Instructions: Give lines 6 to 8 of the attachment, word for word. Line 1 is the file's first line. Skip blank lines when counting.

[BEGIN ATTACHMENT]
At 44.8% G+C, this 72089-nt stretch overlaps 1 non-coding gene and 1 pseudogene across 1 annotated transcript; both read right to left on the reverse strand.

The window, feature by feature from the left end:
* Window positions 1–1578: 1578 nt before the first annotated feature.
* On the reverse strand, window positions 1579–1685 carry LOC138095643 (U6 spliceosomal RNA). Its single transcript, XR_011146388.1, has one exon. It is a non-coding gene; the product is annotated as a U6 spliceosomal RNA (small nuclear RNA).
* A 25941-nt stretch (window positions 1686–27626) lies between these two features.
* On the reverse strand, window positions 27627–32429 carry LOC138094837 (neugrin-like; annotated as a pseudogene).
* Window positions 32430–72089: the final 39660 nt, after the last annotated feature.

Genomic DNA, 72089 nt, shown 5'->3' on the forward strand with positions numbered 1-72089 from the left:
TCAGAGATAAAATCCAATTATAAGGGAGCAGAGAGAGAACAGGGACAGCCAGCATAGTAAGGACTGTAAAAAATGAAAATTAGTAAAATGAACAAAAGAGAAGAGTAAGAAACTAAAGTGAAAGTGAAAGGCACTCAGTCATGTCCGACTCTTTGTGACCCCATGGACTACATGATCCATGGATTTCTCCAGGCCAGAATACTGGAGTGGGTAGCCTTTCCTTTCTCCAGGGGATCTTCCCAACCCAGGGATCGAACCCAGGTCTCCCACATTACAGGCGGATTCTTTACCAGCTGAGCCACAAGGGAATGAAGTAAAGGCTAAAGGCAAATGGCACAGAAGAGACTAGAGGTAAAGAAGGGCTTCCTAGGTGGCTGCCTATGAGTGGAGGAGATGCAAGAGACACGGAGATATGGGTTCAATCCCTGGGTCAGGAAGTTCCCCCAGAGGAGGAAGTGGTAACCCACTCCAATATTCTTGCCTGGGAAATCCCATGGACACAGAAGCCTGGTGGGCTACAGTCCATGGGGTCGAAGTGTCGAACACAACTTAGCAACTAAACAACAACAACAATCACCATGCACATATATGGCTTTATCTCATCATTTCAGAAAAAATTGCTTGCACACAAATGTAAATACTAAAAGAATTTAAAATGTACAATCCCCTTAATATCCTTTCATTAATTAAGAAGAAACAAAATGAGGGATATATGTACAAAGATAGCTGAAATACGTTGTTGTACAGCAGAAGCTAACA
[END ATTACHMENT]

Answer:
* On the reverse strand, window positions 27627–32429 carry LOC138094837 (neugrin-like; annotated as a pseudogene).
* Window positions 32430–72089: the final 39660 nt, after the last annotated feature.

Genomic DNA, 72089 nt, shown 5'->3' on the forward strand with positions numbered 1-72089 from the left: